Act now! Share your HP Release Control best practices.

If you could set up Release Control all over again, is there anything you wished you would have known before you started?  Take a look at these questions from a Global 500 Release Control customer.  They have Release Control in production but are still in the process of setting it up for their users.   If you have any experience with Release Control respond to this blog.  I know they would appreciate the input.

 

  1. Do you have an official Release Management Process?
  2. Did you do much tailoring of Service Manager’s out-of-box Change Process? 
  3. Did you find it easy to map your data into the release screens?  Did you have trouble matching fields between Service Manager and Release Control?  Did you have to add fields?
  4. Do you have centralized roles other than Change Managers and Release Managers that validate and publish an Enterprise Calendar?  If so are they part of the Admin team or Change/Release teams(s)?
  5. Do your Director’s and VP’s utilize the Calendar?
  6. Does your Change Advisory Board (CAB) utilize the Calendar to vote? If so, what is the process that is followed?
  7. How many ‘generally available’ views do you have setup for your organization?
  8. What is the biggest value you get out of your calendar?
  9. Do you have any measures of success around your calendar? For example:  ‘You decreased the number of backed out changes by x% based on collision detection data’.
  10.  What filters do you use?
  11.  Do you export your calendar?  We would like to export the RC calendar, in a calendar view, for high level managers that don’t access RC directly.
  12.   Approximately how many changes / releases do you do in a year?
  13.   How many users have access to the Calendar and what are their roles? 

Comments
| ‎04-01-2011 12:58 PM

Regarding your question #10:

 

a)  Some companies have multiple CABs and they create a filter specifically for each CAB.  If a CAB is focused on a particular group of applications or services, you can create a filter specifically for changes that affect those applications or services. 

 

b)  Another type of filter is the Time Period filter.  The use case for this is to define a filter for all changes that affect a particular group of applications or services and save it as a time period filter (the same filter can be saved as both  a public and time period filter type).  Then you configure the time period that represents the allowed changes window for that group of applications and specify its Matching Changes to be defined by the previously defined filter.  Then when viewing the Time Period conflict tab for the change, you will see only the specific time period conflicts that apply to the services or applications that are affected by the change.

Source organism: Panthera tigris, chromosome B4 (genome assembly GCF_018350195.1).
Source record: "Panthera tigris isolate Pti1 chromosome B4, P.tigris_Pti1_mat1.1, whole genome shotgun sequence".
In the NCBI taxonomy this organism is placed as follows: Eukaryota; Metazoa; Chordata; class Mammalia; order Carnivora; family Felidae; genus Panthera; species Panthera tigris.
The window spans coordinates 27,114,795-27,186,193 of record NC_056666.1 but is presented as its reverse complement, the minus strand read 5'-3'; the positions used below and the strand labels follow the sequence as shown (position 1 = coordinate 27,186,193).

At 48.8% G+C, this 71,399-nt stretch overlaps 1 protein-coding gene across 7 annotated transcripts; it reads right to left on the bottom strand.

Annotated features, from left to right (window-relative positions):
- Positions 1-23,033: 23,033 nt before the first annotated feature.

Richard Molenaar(anon) | ‎03-13-2012 02:40 AM

I have done several implementation of the Release Control application at large enterprise customers.

The application offers a lot of needed functionality and usability that Service Manager lacks.

 

The most importent feature is the impact analysis based on the uCMDB value chain information ( or technical chain information ).

 

The application also has some flaws which causes serieus issues for enterprise companies.

 

# The chang que from Service Manager ( or other import ) is very buggy. If the que gets stuk you have some serieus challenges in getting RC completely synced with the source again without manipulating the data.

# You have little to no control over the "extra" features of impact analysis that is done in RC. I donot know how to manage the history information that is used in the impact analysis. The history outcome of the changes for example ( succesvol by implementor etc ).

# Standard integration does not support the closure codes and text from Service Manager to Release Control.

# The impact analysis done by RC is not synced to SM, so in SM you donot have the information. Only in change tickets you can federate the information from RC.

# The screen layout of the integration for SM and RC require a very high resolution, normal VP users with laptops need to scroll all over the place to see the compleet information of 1 change.

 

And there are more issues that can cause pain.

 

I do see the benefit of a tool like RC. There is no other solution in the market at the moment that offers the same functionality that RC does. It has a lot of potential !

 

Please keep developing it and keep in mind that we like to have control over all aspects of the impact analysis. We donot like black boxes to depend on.

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About the Author
Ann Keffer is a Product Marketing Manager for the HP Business Technology Optimization Business (BTO). She is responsible for out-bound mark...
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